I started playing with AWS Lambda tonight. Eventually, I’d like to use Lambda and the API gateway to provide a sort of DDNS (dynamic DNS); a script should run on my home server, touch the API gateway, and Lambda should reprogram an address in Route 53 to match whatever was used for the origin IP. That involves passing a few parameters around, so I figured a good first step was to write a Lambda to collect any arguments and email them to me. Should be easy, right? There’s even a quick example on sending email in the Python smtplib docs. Should be easy, right?
It turns out Amazon’s Lambda environment doesn’t allow connections to just any SMTP server; you need to use one of the servers that provide AWS’ SES (Simple Email Service). Amazon provides several servers, one per region; use what’s closest. Connections to all other mail servers will fail with a generic “Connection closed” message (presumably Amazon is simply resetting these connections as they’re opened).
Once I was able to open a server connection, I started getting failures due to a lack of authentication. Amazon charges by the email, so I needed to create an IAM user to handle my mail sending (and add Python code to turn on
STARTTLS and actually log in). I used the SES credential creation wizard, but any IAM user with the
AmazonSesSendingAccess inline policy will work as well. In a custom policy, ensure you’ve allowed the
After that, I started getting errors about my sending and receiving email addresses not be “verified”. Turns out Amazon won’t let you send email unless you’ve proven you own the addresses or domains involved. In my case, I verified my domain with Amazon SES, and (since these were largely testing emails) stuck to sending emails to myself.
By the way, the SES verification directions indicate that the verification is region-specific. If you use multiple SES endpoints, you’ll need to verify your email addresses or domains with each one. For domains hosted by Route 53, this process is easy - there’s even a button to propagate records to Route 53 right from the SES console. There’s also support for DKIM, a system for identifying the validity of emails. Must remember to look into that further someday…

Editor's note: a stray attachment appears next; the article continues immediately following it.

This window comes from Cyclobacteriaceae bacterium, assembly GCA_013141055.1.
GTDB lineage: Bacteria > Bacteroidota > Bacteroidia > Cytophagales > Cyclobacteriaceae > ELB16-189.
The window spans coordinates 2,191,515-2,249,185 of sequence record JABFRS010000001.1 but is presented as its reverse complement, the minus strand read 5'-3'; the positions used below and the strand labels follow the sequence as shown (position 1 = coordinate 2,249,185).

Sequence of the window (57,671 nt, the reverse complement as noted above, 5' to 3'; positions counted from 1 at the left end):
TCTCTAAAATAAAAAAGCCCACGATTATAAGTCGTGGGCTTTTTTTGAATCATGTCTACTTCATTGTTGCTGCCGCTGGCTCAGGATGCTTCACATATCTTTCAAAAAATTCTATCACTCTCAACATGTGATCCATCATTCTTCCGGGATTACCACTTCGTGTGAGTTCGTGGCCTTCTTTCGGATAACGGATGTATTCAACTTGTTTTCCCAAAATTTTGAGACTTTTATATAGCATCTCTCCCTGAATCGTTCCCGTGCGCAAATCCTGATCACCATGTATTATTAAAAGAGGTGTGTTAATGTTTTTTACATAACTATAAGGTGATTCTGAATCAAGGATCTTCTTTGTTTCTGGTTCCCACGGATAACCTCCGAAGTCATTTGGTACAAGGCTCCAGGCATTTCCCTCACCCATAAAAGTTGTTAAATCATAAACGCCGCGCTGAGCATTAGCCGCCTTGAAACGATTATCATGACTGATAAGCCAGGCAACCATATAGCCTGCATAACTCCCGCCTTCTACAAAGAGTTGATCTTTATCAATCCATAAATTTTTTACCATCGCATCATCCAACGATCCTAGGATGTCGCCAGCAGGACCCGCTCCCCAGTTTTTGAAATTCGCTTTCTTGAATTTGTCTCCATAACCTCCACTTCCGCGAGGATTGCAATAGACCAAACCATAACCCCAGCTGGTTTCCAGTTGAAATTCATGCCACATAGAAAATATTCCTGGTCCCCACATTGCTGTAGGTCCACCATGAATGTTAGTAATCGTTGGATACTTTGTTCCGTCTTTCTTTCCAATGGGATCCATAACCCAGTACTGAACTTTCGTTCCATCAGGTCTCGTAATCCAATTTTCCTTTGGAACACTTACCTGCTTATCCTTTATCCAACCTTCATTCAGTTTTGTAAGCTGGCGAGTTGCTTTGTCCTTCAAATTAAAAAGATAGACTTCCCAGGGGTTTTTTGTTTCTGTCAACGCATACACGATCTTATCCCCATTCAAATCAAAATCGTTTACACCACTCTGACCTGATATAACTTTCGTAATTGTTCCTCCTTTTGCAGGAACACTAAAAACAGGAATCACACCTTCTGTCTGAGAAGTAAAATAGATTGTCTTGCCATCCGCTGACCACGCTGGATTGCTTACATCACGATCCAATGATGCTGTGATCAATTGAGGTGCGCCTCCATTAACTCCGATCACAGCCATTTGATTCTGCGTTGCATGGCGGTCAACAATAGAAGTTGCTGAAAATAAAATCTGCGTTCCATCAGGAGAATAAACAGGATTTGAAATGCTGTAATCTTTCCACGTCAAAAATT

Creating an API Gateway interface to a Lambda function is pretty easy, once the lambda already exists. Since I wanted to inspect the HTTP headers coming into the gateway, it was important to turn on the
Lambda Proxy Integration checkbox. With that, AWS will expect to get back a dictionary (of
statusCode) in return. Much of the API Gateway documentation indicates that this should be a JSON dictionary, but if the Lambda is written in Python the Gateway expects a native Python dictionary back.
The API Gateway will pass useful things to your function in the
events contains all the HTTP headers, browser info, etc., while
context includes any additional information (including meta-parameters, like permissable runtime). In Python, the
context variable is actually an object of type
LambdaContext; useful API client data is probably in
context.client_context (though that will be
None if nothing is passed).
For my purposes, I’m most interested in
events['requestContext']['identity']['sourceIP'] - a string containing the client IP address. I’ll turn that into the basis of a dynamic DNS API in the near future. For now, here’s the code I’m using for my test lambda function:
password variables with your own values.
When visiting the API Gateway with a web browser, I get output similar to the following:
Took a bit of digging, but now I have a nice little URL I can visit that calls a Lambda, prints off the various arguments, and even emails me the event data. Nifty!